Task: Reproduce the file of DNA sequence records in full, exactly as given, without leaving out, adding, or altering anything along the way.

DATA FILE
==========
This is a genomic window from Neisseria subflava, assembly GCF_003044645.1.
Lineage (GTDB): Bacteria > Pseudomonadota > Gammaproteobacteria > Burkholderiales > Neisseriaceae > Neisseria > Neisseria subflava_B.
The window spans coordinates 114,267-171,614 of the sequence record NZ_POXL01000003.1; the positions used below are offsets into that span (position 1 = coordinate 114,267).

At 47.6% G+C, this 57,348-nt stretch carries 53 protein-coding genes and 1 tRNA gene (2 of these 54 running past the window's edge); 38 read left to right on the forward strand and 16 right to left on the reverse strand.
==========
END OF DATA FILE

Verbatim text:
This is a genomic window from Neisseria subflava, assembly GCF_003044645.1.
Lineage (GTDB): Bacteria > Pseudomonadota > Gammaproteobacteria > Burkholderiales > Neisseriaceae > Neisseria > Neisseria subflava_B.
The window spans coordinates 114,267-171,614 of the sequence record NZ_POXL01000003.1; the positions used below are offsets into that span (position 1 = coordinate 114,267).

At 47.6% G+C, this 57,348-nt stretch carries 53 protein-coding genes and 1 tRNA gene (2 of these 54 running past the window's edge); 38 read left to right on the forward strand and 16 right to left on the reverse strand.